LONDON (Reuters) - Bank of America Merrill Lynch and Morgan Stanley joined a chorus of optimism on European equities on Friday, pointing to the strong recovery in corporate profits that is spurring fund inflows into the region.
Both brokers predict double-digit growth for European earnings as the regional economy springs back to life after years of sluggish activity.
Global sentiment on equities has wavered in recent weeks as economic data from the United States shows signs of softening, though brokers say earnings are a more important factor for stock investors.
“The hard data for equities is earnings - and they are powering ahead. Q1 earnings season is very strong and revisions trends are positive and broad based,” said analysts at BAML in a note to clients.
U.S. economic growth in the first quarter was the slowest since 2014, data on Friday showed, though stocks shrugged off the numbers.
BAML expects European earnings to grow 15 percent in 2017, up from its previous prediction of 11 percent. It now forecasts the STOXX 600 index to rise to 420, more than 8 percent above current levels.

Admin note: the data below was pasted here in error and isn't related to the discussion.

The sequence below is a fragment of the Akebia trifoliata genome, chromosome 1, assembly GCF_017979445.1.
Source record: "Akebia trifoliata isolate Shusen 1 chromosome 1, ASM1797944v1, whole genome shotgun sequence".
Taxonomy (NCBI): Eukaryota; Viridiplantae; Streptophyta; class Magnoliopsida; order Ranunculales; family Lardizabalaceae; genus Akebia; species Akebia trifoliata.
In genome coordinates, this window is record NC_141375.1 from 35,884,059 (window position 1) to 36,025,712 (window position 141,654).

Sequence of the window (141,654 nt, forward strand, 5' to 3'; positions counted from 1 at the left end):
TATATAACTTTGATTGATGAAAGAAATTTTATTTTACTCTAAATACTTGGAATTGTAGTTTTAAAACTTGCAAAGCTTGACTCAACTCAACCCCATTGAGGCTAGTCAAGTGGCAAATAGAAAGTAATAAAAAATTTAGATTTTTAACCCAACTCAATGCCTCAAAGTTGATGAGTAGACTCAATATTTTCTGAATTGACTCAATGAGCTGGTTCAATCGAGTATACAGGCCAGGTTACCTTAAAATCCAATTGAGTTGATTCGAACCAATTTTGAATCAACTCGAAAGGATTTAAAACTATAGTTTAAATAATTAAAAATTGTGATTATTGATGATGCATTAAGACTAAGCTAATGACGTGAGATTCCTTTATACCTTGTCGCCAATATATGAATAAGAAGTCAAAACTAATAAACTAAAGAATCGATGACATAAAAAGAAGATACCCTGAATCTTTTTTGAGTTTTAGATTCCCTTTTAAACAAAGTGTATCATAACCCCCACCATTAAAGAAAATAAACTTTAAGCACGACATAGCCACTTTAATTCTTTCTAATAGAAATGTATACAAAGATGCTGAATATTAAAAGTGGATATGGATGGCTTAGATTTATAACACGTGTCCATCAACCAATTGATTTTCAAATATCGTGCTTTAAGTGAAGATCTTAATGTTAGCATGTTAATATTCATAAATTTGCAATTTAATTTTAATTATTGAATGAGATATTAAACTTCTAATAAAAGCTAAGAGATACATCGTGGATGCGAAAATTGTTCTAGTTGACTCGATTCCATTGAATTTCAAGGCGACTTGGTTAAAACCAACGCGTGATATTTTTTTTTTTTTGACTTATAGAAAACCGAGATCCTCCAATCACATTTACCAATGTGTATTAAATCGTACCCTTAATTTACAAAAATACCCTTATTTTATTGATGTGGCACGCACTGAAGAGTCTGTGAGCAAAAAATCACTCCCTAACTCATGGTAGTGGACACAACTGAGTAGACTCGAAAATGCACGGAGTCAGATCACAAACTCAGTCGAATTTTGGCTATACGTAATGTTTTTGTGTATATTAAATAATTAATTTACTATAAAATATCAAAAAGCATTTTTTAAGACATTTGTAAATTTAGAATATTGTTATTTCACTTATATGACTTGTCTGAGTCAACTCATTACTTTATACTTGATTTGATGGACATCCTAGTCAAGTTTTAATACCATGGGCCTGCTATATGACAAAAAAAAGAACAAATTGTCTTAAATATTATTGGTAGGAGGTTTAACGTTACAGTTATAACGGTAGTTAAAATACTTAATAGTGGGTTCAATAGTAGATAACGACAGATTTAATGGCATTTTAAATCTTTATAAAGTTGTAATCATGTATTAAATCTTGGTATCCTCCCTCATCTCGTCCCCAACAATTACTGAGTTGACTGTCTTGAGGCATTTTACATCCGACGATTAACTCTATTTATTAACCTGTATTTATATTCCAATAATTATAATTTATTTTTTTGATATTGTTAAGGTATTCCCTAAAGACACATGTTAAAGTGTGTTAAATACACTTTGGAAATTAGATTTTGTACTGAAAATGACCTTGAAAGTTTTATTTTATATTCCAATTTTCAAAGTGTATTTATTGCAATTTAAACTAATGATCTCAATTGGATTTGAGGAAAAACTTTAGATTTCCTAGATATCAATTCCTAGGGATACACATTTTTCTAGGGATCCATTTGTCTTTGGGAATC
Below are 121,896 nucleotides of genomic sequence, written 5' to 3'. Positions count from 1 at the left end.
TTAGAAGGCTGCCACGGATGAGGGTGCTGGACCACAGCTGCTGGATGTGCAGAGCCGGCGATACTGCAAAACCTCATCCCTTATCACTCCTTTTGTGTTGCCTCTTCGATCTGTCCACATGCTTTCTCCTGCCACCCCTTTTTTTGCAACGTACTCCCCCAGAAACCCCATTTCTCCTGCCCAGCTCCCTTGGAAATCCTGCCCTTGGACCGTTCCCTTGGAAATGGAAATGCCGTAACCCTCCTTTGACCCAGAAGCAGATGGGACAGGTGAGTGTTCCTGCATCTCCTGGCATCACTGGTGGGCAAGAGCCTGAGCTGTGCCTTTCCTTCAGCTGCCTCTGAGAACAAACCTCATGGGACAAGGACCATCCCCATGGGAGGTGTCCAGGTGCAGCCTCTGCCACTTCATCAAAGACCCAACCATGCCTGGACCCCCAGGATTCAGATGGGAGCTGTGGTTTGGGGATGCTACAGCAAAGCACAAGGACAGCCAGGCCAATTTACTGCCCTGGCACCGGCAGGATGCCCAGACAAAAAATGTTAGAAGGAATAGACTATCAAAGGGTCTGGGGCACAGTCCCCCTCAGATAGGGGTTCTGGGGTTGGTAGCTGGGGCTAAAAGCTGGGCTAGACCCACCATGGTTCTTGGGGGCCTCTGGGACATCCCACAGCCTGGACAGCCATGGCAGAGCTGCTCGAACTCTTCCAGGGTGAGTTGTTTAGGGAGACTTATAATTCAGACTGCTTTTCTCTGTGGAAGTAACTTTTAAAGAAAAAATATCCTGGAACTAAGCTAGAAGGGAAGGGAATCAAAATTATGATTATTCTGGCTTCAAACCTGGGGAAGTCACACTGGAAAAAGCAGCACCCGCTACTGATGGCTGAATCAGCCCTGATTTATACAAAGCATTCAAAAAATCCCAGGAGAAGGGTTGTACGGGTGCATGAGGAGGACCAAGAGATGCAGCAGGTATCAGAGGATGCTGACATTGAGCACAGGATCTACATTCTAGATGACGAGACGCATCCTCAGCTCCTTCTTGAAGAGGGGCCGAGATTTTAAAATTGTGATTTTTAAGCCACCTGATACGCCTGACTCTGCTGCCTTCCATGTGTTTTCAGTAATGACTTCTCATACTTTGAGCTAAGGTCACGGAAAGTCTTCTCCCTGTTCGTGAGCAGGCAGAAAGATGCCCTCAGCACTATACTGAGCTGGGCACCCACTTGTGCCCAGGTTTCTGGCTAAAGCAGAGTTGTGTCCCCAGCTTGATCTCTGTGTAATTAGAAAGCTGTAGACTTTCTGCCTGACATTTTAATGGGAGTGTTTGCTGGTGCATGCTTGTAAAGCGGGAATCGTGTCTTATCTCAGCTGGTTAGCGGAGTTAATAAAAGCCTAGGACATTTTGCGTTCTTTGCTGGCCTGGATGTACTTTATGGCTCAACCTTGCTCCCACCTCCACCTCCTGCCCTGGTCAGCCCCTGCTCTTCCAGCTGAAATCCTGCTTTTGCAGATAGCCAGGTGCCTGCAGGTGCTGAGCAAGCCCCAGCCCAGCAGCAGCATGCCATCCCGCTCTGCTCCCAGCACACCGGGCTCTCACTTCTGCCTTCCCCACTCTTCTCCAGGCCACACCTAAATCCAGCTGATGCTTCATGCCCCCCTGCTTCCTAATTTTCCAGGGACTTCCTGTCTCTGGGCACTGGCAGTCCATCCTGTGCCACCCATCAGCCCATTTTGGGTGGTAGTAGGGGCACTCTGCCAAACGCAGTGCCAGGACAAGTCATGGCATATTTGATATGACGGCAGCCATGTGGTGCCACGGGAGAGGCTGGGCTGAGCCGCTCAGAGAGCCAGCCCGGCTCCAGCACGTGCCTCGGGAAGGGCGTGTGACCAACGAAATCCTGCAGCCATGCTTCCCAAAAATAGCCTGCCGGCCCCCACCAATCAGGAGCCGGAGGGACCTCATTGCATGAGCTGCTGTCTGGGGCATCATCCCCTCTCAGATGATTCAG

In the past week, $2.4 billion (1.87 billion pounds) was pumped into European equity funds, the highest since December 2015, BAML said, as more money that left the region last year returned.
Fading political risks after the first round of the French presidential election and the return of investor inflows are likely to underpin valuations that are still running about 10 percent below the peaks seen two years ago, BAML said.
Overall, European earnings are forecast to grow more than 12 percent over the next year, according to Thomson Reuters data.
“If earnings surprise to the upside relative to consensus, it would go a long way towards addressing some concerns around ‘hard’ data,” Morgan Stanley strategists said.
The two brokers added to a string of bullish calls on equities in Europe, a region which has seen earnings disappointment and political risk dampen appetite for its stocks.
Strategists at Deutsche Bank, who also see earnings in Europe rising 10 percent this year, struck a more cautious note.
European equities are already priced for a ‘goldilocks’ scenario of strong growth, low interest rates and diminishing uncertainty, leaving little scope for disappointments, Deutsche strategists said.
The recent pullback in commodity prices, particularly metals, suggests the resources sector .SXPP, which has contributed significantly to the rebound in earnings forecasts, could come under pressure, Deutsche said.
That puts the European broker at odds with BAML who upgraded their stance on resources shares to “overweight” on the view that the global reflation trade has more room to run and recent weakness was, in fact, an opportunity for investors.
Morgan Stanley includes banks and energy stocks among its most favoured sectors in Europe.
Reporting by Kit Rees, Editing by Vikram Subhedar and Toby Chopra